On the eastern side of Memorial Bridge—which is colorfully lit at night—Prescott Park has pretty gardens, plus an outdoor stage for live music, theater, and movies during the Prescott Park Arts Festival. Nearby Strawbery Banke is a 10-acre museum that preserves entire colonial neighborhoods, from mansions to shops and gardens. Don’t miss the exhibit on the lives of the Abenaki, the Indigenous people who first lived on and called the land N’dakinna, at the Carter Collections Center.

Get out on the water via kayak or paddle board rental from Esther’s Marina, or join a guided tour with Seven Rivers Paddling. Hop on the Isles of Shoals Steamship Company ferry tour to the nine small islands that cluster along the maritime border between New Hampshire and Maine: The tour includes a stop on picturesque Star Island, where you’ll have about 45 minutes to explore its grassy bluffs and wildflower-strewn trails (so skip the 20-minute narration when you disembark).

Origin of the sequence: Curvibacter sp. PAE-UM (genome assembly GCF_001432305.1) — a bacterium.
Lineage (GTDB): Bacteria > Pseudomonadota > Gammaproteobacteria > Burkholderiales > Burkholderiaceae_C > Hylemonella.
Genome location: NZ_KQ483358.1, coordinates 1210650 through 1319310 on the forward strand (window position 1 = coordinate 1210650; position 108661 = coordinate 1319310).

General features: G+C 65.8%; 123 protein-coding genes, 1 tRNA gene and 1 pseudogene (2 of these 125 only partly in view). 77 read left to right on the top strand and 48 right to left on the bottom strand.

Back on land, visit one of Portsmouth’s many galleries featuring local art, or the Museum of New Art for thought-provoking contemporary sculpture, paintings, and mixed media. Blow off steam at Vent, where you can (safely) smash objects with bats, hammers, and crowbars, or splatter paint with abandon in their surprisingly satisfying “expression rooms.”

Portsmouth’s Market Square and surrounding streets are a shopper’s delight, especially for clothing. Three of the best: Wear House, which sells gently used mass-market and designer items; Bliss for minimalist-chic brands like Agolde and CP Shades; and The Drift Collective for creatively upcycled clothes.

Other great stops include cozy-cool Portsmouth Book & Bar for cocktails or coffee, and Nahcotta for art supplies and home goods. While several Portsmouth shops sell food products, the exquisite house-made chocolates and truffles of La Cascade du Chocolat are hard to beat.

Be sure to comb the edges of the downtown for more great finds. On Deer Street, shop vintage-style decor at Avelon Home, and Jardiniere Flowers for gifts, wine, and fresh blooms. On the West End, little gem Caffe Kilim is a combination espresso bar, Turkish market, and boutique for woven textiles in the cafe's namesake pattern.

Namesakes pastries at Popovers on the Square

Meagan Explores

Ethel's Lobster Roll at Row 34

Emily Hagen

What to eat and drink